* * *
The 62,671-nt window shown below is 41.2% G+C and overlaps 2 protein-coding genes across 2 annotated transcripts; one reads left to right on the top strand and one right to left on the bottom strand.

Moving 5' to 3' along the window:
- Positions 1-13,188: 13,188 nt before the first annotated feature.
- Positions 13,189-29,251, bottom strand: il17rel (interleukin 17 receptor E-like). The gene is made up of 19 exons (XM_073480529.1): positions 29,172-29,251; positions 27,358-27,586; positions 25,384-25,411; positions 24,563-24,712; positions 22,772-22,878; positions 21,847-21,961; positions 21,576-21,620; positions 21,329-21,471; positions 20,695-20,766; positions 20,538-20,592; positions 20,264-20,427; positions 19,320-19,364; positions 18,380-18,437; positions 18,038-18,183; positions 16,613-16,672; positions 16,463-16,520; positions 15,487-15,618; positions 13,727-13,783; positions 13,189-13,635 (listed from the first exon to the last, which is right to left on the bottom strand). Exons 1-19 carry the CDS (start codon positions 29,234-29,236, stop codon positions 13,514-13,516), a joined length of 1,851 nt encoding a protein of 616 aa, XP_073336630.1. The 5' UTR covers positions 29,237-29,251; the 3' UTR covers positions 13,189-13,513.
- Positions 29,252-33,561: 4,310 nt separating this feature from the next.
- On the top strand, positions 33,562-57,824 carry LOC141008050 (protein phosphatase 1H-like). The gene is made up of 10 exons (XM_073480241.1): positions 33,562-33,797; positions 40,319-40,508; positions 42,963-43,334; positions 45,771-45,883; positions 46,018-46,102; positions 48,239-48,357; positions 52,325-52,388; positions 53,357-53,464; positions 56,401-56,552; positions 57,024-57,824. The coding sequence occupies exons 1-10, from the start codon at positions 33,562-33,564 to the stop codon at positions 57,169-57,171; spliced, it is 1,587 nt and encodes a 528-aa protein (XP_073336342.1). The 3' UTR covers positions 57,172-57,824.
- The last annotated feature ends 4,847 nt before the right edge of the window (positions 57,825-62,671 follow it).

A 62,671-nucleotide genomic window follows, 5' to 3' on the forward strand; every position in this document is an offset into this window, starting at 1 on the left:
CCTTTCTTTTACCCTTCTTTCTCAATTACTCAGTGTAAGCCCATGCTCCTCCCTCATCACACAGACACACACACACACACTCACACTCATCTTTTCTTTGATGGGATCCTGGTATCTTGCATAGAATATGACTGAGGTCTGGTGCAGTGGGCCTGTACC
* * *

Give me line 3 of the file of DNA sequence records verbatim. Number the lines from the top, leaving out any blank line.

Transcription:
- Positions 1-13,188: 13,188 nt before the first annotated feature.